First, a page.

Despite their warnings, Hong Kong regulators have not indicated an intention to ban ICOs or tighten regulation. Their stance is welcome; Hong Kong still does not provide a specific regulatory regime to allow crowdfunding, and ICOs are starting to fill that gap by providing a much-needed legal means of crowdsourced fundraising.
Meanwhile, governments around the world are grappling with this technology, and the updates are coming in on a daily basis.
South Korea, the third largest cryptocurrency trading nation after Japan and the United States, banned ICOs in September 2017 amid fraud and hacking by North Korea, but did not outlaw cryptocurrency-trading exchanges. Instead, Korean authorities implemented guidelines to regulate trading exchanges in January 2018 to halt anonymous trading, and introduced anti-money-laundering guidelines for cryptocurrencies. Most recently, the South Korean government has said that it supports “normal transactions” on cryptocurrency exchanges.
The Russian Ministry of Finance published a draft of a federal law on 25 January 2018 that would legalise cryptocurrencies and allow their trading on licensed exchanges. However, Russia will not recognise cryptocurrencies as a legal means of payment – only the rouble constitutes legal tender.
Russia plans to allow regulated ICOs, where only registered businesses and registered entrepreneurs will be permitted to conduct an ICO. Like China, Russia is reported to be considering the introduction its own national cryptocurrency – dubbed the “cryptorouble” – which would be legal tender in Russia.
While developed economies have been slower to act, smaller and emerging economies are fashioning themselves as crypto-friendly hubs. Belarus has legalised cryptocurrencies and ICOs and declared activities related to the creation and sale of digital tokens and cryptocurrency mining to be tax-free until 2023. Cambodia is looking to legalise and regulate cryptocurrency transactions as a way to promote growth. Malta has set out proposals for a new agency to certify blockchain platforms and verify cryptocurrency transactions.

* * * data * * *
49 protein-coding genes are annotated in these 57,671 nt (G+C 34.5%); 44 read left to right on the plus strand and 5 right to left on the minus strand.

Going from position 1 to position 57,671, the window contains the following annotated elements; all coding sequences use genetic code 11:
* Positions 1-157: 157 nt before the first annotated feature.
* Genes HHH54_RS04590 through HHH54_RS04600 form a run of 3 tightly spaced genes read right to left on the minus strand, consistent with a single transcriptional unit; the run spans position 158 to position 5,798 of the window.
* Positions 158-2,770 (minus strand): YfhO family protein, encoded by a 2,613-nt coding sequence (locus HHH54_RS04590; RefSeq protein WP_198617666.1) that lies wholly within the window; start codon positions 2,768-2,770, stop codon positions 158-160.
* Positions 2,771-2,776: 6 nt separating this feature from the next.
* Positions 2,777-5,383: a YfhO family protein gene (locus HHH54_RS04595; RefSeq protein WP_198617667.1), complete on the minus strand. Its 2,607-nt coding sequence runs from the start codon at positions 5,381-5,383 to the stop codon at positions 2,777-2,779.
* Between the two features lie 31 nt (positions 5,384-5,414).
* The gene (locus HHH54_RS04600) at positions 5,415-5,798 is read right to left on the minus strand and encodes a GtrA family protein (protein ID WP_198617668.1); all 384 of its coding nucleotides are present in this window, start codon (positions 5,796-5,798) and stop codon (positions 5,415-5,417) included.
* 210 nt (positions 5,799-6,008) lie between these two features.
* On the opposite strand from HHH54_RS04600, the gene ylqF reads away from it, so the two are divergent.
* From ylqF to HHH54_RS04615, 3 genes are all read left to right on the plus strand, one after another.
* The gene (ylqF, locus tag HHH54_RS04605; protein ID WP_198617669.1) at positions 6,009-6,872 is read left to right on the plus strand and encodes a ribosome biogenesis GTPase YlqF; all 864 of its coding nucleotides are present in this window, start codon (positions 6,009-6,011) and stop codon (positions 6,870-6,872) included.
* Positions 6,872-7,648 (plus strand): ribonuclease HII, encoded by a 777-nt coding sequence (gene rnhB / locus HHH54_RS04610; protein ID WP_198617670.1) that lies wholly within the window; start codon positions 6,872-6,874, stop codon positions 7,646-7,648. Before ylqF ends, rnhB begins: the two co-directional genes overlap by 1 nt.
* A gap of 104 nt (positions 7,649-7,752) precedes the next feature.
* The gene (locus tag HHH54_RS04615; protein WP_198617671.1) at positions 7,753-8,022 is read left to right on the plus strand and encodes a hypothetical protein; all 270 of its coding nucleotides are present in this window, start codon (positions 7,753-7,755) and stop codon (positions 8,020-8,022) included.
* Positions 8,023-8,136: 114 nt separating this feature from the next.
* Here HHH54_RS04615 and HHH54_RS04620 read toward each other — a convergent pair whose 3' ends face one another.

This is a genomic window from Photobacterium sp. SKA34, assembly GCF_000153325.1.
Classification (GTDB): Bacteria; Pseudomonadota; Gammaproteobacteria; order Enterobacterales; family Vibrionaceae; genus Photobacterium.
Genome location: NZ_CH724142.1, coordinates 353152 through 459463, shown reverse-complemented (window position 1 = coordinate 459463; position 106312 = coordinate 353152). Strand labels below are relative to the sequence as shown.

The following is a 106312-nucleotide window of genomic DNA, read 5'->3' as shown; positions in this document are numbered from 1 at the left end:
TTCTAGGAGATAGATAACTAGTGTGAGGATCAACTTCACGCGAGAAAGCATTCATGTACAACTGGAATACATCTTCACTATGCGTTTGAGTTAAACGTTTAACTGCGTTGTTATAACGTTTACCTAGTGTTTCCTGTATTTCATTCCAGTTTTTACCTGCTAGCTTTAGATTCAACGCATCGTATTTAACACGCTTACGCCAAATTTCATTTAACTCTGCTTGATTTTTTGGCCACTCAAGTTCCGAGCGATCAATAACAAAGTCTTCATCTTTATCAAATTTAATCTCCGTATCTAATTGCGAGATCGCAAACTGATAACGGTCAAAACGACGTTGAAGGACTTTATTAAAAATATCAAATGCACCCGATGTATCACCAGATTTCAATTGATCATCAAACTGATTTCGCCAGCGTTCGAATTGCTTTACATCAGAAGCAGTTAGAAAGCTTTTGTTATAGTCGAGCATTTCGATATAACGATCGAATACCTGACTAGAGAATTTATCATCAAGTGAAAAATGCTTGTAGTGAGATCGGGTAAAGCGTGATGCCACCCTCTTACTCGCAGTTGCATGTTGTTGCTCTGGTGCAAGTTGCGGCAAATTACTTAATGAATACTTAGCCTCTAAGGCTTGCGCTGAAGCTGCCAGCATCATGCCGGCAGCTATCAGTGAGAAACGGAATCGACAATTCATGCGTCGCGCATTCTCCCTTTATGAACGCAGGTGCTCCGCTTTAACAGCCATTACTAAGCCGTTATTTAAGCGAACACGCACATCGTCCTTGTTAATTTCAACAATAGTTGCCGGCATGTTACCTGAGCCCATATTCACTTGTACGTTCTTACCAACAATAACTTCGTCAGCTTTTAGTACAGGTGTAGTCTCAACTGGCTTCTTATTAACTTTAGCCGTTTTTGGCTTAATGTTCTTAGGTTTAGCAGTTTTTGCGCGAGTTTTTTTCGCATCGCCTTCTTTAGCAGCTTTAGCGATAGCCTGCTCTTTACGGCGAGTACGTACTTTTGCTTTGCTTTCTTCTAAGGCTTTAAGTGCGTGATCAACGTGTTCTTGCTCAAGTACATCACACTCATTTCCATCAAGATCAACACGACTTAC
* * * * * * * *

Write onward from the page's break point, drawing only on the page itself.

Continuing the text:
Gibraltar has set up a principles-based model for light-touch flexible regulation that might suit Hong Kong. However, the Gibraltar Financial Services Commission said recently it might resort to a system of “authorised sponsors” to handle regulatory issues related to ICOs. The answer might lie in self-regulation and Hong Kong cryptocurrency exchanges are already voluntarily conducting anti-money-laundering and counterterrorism financing procedures, as are most ICO token issuers.
Kim Larkin is a corporate finance lawyer with Charltons solicitors.
This article is intended for educational purposes only: its contents do not constitute legal advice and should not be relied on.
(This article appears in the March issue of The Peak magazine, available at selected bookstores and by invitation)